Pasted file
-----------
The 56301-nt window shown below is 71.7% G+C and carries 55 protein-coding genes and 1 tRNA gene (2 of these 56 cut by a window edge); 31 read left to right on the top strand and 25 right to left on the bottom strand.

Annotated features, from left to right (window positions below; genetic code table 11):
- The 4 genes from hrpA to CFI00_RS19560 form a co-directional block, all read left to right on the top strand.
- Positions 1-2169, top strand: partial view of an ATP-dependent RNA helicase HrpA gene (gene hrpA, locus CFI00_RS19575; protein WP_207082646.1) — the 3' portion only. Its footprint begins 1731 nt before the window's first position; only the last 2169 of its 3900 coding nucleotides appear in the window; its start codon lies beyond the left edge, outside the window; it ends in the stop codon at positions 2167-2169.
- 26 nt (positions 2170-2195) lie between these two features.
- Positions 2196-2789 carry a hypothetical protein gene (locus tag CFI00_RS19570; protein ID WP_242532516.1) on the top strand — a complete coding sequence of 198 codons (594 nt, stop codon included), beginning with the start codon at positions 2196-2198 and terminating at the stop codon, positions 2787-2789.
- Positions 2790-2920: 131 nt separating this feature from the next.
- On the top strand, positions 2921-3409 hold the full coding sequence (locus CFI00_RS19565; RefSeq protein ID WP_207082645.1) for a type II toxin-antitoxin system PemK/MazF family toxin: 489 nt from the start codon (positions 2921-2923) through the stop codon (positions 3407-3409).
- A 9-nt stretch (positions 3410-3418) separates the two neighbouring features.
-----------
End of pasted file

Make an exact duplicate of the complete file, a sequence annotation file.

The 56301-nt window shown below is 71.7% G+C and carries 55 protein-coding genes and 1 tRNA gene (2 of these 56 cut by a window edge); 31 read left to right on the top strand and 25 right to left on the bottom strand.

Annotated features, from left to right (window positions below; genetic code table 11):
- The 4 genes from hrpA to CFI00_RS19560 form a co-directional block, all read left to right on the top strand.
- Positions 1-2169, top strand: partial view of an ATP-dependent RNA helicase HrpA gene (gene hrpA, locus CFI00_RS19575; protein WP_207082646.1) — the 3' portion only. Its footprint begins 1731 nt before the window's first position; only the last 2169 of its 3900 coding nucleotides appear in the window; its start codon lies beyond the left edge, outside the window; it ends in the stop codon at positions 2167-2169.
- 26 nt (positions 2170-2195) lie between these two features.
- Positions 2196-2789 carry a hypothetical protein gene (locus tag CFI00_RS19570; protein ID WP_242532516.1) on the top strand — a complete coding sequence of 198 codons (594 nt, stop codon included), beginning with the start codon at positions 2196-2198 and terminating at the stop codon, positions 2787-2789.
- Positions 2790-2920: 131 nt separating this feature from the next.
- On the top strand, positions 2921-3409 hold the full coding sequence (locus CFI00_RS19565; RefSeq protein ID WP_207082645.1) for a type II toxin-antitoxin system PemK/MazF family toxin: 489 nt from the start codon (positions 2921-2923) through the stop codon (positions 3407-3409).
- A 9-nt stretch (positions 3410-3418) separates the two neighbouring features.